Unless you are Germany.

exactly we are not germany
we have many different things different for Germany
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ChaoticButterfly
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(Original post by Good bloke)
That's a myth.

For his real reasons for doing what may in practice have reduced his overall wage bill, read http://blogs.telegraph.co.uk/finance...wage-campaign/
If that's true I still stand by my point!

It just means Ford was a short sighted greedy capitalist.
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(Original post by ChaoticButterfly)
If that's true I still stand by my point!

It just means Ford was a short sighted greedy capitalist.
All capitalists are greedy, by definition: they have capital and want more. If they didn't they wouldn't invest their capital in ventures that provide employment to others - and then where would we be? I don't see why you would call him short-sighted; he seems the opposite to me.

If we raise the minimum wage dramatically we will merely price our economy out of the world market and drive our customers to competitor countries. Germany manages to thrive by placing emphasis on high quality and, to some extent, gets around its inefficiency and uncompetitive prices by that mechanism. That may not last for ever, though, and Britain (in general, which is what is important in this discussion) isn't in a very good position to do the same since it has neither a reputation nor a history of producing high quality goods that command a premium.
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ChaoticButterfly
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Australian min wage is £10.79. They are doing just fine. In fact they have been doing better than us since 2007 (not that you can base that purely on the higher min wage, it's far too complicated).
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Hal.E.Lujah
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(Original post by ChaoticButterfly)
and we all know wage repression is good for the economy...

In the current set up wages are kept low, working poor often need government to step in to make sure they can live. Effectively the state subsidizes companies allowing them to maximize their profits. It's insane.

Also Australia has one the highest min wages and has recovered much better than most countries. Raising min wage also gives more money to those who spend. It is entirely false to assume the only economic outcome to raising the min wage is an entirely bad is utter rubbish and is just a lie spun by those who benefit from it.

Henry Ford (that well known leftist) paid his workers more since he knew they would then be able to afford his cars.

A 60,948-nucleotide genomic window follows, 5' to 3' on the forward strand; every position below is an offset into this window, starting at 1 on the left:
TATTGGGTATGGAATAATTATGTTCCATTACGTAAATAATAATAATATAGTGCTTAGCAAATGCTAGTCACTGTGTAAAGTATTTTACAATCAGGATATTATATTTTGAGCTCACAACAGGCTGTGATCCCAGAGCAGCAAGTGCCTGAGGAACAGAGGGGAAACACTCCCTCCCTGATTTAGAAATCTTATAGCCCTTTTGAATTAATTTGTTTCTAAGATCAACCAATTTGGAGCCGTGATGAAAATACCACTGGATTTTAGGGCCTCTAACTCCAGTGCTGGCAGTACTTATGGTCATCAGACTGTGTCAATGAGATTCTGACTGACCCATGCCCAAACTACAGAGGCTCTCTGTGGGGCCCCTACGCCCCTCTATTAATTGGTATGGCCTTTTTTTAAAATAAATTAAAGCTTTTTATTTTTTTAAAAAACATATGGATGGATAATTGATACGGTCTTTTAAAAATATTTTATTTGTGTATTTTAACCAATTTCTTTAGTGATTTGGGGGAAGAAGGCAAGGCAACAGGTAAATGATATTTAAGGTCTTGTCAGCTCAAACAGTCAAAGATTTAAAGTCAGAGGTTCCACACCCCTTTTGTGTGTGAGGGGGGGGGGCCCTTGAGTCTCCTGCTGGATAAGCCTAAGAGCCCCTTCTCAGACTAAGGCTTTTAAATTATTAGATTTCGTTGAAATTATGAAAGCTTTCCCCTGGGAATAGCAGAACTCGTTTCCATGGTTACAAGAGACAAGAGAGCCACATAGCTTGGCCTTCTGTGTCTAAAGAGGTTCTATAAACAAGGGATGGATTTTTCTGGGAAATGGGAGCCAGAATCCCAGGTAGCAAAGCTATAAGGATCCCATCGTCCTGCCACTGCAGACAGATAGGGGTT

I say raisng the min wage to £10 is entirely sensible. It just falls outside the spectrum of acceptable opinion so by default it must be insane (That's how subtle propaganda and regulating how the public think works) but if you propose forcing unemployed to work for nothing (which is verging on slavery and causes even more wage repression) is just fine apparently as it is very unacceptable to have a pathological urge to punish the poor and unemployed.

Everything you've just said is evidence towards not having a massive minimum wage. :lol:

Let me reply later when I'm home, but a Min wage means everyone gets it. Ford would have to pay £15 ph to be paying his workers 'more'.

I agree with raising min wage, but to £10? It would just be crushing small business and feeding the economy back to big companies.
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SerLorasTyrell
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(Original post by sdotd)
Sorry but no tuition fees isn't feasible
Unless you're Scotland


Posted from TSR Mobile
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(Original post by ChaoticButterfly)
Australian min wage is £10.79. They are doing just fine. In fact they have been doing better than us since 2007 (not that you can base that purely on the higher min wage, it's far too complicated).
It is very dangerous to make assumptions about what would happen in the UK based on what has happened in Australia. There are massive structural difference in their economies and situations. For a start, Britain is exposed to, essentially uncontrolled, immigration, especially from its local area which has an enormous pool of unemployed people. Australia, by contrast, is relatively isolated and has almost complete control over immigration. They also differ enormously in their access to raw materials.
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ChaoticButterfly
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(Original post by Hal.E.Lujah)
Everything you've just said is evidence towards not having a massive minimum wage. :lol:
Why have a min wage at all then?
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ChaoticButterfly
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(Original post by Good bloke)
It is very dangerous to make assumptions about what would happen in the UK based on what has happened in Australia. There are massive structural difference in their economies and situations. For a start, Britain is exposed to, essentially uncontrolled, immigration, especially from its local area which has an enormous pool of unemployed people. Australia, by contrast, is relatively isolated and has almost complete control over immigration. They also differ enormously in their access to raw materials.
Yet if it was failing I am sure it would be sued of an example as why min wage is bad. Plus the point is higher min wage is not doomed to fail. That and I specifially siad you can't link causation and correlation in this case as it is very complicated. Yet you all seem to know with faith like conviction that raising the min wage would be bad in the UK, even though it is a complicated situation.